Morgan's tale is vividly told and thoughtfully supportive of teachers or parents who plan to use this narrative with their children. Each page contains a timeline of events and in the footer Morgan succinctly captures the science concept or concepts being developed. For example, when she relates how the "morphing of the earth" resulted in the creation of wide-open plains, the science concepts are listed as "Earth cools down and new partnerships form"and a page number links the reader to a more complete scientific explanation of the event. Morgan also provides the reader with a comprehensive list of books, videos, and websites to use in extending the scientific concepts introduced.
While Morgan's combination of storytelling and science is a compelling format for young readers, it may also prove provocative for some. First Nations readers will likely be troubled by the reference to the peopling of North America via the Bering Strait; their creation narratives do not recognize migration from Asia. Is this a case where Morgan's personification of the universe undermines her effort to advance the reader's scientific way of knowing the world? Will the reader infer then that the theory of evolution is just another story?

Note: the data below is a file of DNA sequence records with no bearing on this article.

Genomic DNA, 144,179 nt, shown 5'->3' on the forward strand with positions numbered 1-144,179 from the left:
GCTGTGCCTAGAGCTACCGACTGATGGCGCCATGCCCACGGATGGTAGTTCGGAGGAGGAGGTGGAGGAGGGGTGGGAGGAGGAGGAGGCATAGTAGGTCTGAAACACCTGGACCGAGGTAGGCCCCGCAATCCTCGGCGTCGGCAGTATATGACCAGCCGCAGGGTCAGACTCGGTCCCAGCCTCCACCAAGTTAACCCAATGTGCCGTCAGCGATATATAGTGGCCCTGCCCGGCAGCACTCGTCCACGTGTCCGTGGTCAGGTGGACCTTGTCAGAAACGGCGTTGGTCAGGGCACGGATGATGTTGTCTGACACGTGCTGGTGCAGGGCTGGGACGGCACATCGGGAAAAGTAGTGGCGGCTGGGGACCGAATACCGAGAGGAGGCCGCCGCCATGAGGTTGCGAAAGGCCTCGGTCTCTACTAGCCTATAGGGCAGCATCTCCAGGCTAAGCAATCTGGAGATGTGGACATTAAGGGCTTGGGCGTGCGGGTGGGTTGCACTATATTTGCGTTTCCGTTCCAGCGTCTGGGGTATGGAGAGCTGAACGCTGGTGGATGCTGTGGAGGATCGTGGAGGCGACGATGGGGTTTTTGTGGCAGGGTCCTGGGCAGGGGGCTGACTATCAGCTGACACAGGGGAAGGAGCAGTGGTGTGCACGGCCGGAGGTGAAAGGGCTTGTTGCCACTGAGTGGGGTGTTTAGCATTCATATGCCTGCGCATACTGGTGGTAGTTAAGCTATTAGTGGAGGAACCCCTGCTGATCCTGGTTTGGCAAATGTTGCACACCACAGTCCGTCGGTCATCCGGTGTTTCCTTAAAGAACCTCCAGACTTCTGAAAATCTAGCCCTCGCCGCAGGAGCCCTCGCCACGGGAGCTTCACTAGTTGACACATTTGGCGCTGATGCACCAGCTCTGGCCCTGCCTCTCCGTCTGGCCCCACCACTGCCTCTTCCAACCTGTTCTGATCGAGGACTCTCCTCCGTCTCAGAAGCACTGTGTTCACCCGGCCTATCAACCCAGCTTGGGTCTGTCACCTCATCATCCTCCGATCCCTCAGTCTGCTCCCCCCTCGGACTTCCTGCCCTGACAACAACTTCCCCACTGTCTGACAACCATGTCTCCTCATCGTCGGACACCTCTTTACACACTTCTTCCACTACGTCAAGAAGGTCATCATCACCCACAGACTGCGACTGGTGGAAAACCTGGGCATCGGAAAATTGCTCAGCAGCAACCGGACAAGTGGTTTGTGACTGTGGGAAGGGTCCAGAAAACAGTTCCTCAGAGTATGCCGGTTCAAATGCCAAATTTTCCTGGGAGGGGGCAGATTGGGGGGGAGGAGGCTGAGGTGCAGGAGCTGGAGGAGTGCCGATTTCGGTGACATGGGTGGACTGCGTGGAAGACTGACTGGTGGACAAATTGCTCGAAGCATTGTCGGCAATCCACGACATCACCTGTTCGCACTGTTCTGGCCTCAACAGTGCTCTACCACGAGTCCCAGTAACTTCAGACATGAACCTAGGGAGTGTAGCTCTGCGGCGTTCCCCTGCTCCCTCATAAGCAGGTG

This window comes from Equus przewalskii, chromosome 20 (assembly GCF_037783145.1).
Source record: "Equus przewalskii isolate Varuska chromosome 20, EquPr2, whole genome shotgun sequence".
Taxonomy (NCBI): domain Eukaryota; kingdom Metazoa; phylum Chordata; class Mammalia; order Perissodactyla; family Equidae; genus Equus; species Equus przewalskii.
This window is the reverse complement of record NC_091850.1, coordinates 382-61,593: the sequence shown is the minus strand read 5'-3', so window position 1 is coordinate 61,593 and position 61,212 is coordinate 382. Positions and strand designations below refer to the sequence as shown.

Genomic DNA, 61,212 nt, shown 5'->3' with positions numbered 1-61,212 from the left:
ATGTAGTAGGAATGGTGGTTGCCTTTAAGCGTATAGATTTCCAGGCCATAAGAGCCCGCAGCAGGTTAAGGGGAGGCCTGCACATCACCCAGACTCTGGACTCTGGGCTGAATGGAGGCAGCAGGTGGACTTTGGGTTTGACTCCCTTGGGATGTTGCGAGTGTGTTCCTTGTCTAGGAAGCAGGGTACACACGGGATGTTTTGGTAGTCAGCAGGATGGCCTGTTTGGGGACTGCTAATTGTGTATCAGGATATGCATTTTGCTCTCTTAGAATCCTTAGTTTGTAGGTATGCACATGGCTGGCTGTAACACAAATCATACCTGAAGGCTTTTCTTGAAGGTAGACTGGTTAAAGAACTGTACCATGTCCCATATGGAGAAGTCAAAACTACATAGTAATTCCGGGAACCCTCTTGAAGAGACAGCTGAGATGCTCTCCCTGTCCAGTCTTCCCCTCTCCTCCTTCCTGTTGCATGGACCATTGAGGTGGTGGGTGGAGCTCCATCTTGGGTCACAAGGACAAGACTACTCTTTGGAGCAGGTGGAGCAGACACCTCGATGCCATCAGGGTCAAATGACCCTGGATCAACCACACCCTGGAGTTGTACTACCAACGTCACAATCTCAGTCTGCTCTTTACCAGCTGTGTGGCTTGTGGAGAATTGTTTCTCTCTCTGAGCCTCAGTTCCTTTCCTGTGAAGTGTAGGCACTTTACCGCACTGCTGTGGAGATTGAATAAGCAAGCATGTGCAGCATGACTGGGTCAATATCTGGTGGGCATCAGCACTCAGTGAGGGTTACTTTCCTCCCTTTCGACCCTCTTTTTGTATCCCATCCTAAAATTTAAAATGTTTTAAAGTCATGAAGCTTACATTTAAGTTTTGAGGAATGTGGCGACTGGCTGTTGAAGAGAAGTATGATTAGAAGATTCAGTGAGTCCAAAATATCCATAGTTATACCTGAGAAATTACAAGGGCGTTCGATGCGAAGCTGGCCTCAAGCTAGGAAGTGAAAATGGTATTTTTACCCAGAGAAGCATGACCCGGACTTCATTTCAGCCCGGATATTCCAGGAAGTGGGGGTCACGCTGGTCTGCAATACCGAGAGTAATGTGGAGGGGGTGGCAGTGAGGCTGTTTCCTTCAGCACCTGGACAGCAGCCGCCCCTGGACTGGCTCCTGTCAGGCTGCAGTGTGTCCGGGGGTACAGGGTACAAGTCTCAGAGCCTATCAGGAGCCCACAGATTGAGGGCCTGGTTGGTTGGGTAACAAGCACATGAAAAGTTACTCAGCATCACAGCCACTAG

As I pondered these questions and how Morgan might respond, I read Morgan's farewell to the reader. Here she explains that "God is purposefully not in the story so that it can be embraced by people of all religious traditions, or of none at all ... people usually refer to "God" as a transcendent, supernatural creator who exists outside the physical world ... today we're rediscovering a sense of divine creativity, not simply in the transcendent mode, but also as immanent, as present in the Universe itself."
While this adieu did not provide an answer to any of my questions, I do know this. In these pages Morgan elegantly captures the richness and wonder of an interdependent and ever changing world where who we are cannot be separated from where we are.